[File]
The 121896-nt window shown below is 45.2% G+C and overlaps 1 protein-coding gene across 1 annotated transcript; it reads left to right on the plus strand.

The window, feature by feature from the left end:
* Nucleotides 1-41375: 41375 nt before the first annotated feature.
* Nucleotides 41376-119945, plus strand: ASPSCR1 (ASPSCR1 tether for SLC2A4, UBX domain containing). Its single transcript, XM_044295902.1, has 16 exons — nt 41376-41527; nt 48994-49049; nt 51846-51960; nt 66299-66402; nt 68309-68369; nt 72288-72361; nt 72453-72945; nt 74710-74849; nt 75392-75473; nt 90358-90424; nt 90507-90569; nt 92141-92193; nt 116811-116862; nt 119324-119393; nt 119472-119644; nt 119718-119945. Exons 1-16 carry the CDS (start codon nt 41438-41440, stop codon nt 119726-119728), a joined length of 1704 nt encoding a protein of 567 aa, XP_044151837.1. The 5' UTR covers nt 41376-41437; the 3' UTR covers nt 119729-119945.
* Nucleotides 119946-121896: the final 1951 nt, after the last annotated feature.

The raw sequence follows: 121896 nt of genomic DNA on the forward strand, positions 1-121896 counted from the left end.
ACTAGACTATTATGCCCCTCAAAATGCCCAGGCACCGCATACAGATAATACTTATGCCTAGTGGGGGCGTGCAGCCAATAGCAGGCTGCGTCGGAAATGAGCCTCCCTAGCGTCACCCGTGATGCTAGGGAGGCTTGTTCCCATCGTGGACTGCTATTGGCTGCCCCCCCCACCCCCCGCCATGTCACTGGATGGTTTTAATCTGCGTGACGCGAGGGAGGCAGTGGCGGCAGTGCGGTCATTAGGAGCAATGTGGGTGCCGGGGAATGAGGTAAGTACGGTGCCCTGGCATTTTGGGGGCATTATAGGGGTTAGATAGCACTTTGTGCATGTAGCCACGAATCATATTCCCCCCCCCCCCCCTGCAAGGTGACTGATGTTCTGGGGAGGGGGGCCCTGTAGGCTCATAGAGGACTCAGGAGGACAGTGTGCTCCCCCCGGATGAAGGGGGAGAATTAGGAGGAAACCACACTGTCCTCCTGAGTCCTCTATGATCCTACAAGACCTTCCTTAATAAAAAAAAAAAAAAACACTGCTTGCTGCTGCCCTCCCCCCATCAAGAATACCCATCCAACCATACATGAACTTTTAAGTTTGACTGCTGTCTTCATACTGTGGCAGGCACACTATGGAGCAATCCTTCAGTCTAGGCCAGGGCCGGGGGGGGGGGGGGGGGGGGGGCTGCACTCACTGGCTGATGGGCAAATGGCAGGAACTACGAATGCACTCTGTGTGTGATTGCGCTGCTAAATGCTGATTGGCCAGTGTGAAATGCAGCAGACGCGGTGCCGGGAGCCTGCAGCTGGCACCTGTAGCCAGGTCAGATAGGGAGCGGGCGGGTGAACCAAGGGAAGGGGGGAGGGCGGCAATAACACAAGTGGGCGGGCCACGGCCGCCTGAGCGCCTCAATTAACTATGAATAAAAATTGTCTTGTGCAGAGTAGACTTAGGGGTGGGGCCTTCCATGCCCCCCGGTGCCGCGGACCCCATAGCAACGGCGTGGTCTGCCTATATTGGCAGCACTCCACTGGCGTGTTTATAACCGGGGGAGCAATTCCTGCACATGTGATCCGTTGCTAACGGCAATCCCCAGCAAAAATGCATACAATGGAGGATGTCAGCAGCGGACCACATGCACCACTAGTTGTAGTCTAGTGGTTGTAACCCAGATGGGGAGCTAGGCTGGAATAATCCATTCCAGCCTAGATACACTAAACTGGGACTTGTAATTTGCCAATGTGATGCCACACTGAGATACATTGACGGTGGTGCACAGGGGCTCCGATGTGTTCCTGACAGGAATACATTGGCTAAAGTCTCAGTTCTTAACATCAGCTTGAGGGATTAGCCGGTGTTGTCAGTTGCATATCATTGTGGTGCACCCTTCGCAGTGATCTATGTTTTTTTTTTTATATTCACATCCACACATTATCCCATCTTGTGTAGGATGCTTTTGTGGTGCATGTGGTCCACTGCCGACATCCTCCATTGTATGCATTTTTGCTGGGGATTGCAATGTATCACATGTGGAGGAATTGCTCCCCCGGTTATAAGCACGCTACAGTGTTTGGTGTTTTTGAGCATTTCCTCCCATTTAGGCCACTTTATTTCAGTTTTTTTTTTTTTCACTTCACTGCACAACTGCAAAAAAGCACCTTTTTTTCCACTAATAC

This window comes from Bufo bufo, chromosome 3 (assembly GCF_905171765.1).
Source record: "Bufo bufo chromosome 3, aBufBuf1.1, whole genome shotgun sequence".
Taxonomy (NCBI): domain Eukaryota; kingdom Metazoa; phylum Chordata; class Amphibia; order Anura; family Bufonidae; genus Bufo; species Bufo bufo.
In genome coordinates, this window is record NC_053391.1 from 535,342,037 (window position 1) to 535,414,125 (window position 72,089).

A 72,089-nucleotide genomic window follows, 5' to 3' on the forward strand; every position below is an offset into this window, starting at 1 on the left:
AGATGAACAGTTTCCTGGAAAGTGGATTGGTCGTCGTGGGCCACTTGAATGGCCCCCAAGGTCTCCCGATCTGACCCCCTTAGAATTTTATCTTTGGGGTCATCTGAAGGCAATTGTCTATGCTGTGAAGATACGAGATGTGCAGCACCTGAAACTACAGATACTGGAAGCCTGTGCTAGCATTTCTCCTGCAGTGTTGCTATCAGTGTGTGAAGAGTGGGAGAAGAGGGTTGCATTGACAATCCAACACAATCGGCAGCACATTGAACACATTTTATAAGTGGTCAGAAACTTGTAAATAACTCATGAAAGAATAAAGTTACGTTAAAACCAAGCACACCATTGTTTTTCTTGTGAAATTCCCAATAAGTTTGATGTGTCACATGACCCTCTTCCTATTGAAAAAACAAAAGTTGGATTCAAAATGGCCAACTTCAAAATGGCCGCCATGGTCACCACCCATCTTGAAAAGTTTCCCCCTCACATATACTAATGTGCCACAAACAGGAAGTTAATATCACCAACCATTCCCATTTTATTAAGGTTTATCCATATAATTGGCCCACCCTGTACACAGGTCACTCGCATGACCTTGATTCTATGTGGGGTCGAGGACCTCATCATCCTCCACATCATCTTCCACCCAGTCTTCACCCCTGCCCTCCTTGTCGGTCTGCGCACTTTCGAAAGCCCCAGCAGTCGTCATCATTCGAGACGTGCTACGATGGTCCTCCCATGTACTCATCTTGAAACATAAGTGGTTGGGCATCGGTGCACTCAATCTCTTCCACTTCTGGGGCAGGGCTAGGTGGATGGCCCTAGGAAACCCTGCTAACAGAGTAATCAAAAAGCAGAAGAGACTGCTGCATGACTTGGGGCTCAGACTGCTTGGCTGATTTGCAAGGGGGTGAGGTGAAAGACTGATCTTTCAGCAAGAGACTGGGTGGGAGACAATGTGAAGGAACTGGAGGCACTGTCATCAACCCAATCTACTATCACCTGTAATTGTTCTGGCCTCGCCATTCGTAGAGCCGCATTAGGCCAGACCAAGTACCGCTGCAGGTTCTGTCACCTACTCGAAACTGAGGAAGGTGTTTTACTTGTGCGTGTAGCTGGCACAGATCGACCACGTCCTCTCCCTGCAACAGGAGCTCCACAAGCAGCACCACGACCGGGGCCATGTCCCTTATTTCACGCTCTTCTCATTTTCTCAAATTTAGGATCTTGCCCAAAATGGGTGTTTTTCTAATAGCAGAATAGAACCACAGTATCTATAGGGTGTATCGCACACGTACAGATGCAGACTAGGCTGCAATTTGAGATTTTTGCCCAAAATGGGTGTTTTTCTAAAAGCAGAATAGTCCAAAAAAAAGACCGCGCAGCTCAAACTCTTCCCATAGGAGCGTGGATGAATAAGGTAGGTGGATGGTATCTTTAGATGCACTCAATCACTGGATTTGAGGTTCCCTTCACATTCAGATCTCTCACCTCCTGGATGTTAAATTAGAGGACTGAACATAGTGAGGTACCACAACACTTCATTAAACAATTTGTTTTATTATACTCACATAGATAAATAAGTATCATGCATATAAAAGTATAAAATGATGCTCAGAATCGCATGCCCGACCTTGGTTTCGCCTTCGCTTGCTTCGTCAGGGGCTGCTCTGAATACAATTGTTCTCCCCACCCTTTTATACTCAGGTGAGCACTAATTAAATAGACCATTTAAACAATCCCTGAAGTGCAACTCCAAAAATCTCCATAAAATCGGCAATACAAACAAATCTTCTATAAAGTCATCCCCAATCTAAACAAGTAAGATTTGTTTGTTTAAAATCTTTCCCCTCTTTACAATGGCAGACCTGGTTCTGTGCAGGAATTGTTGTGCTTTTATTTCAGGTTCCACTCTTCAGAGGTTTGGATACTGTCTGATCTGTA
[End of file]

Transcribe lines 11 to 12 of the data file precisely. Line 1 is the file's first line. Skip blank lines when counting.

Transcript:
In genome coordinates, this window is record NC_053391.1 from 535,342,037 (window position 1) to 535,414,125 (window position 72,089).

A 72,089-nucleotide genomic window follows, 5' to 3' on the forward strand; every position below is an offset into this window, starting at 1 on the left: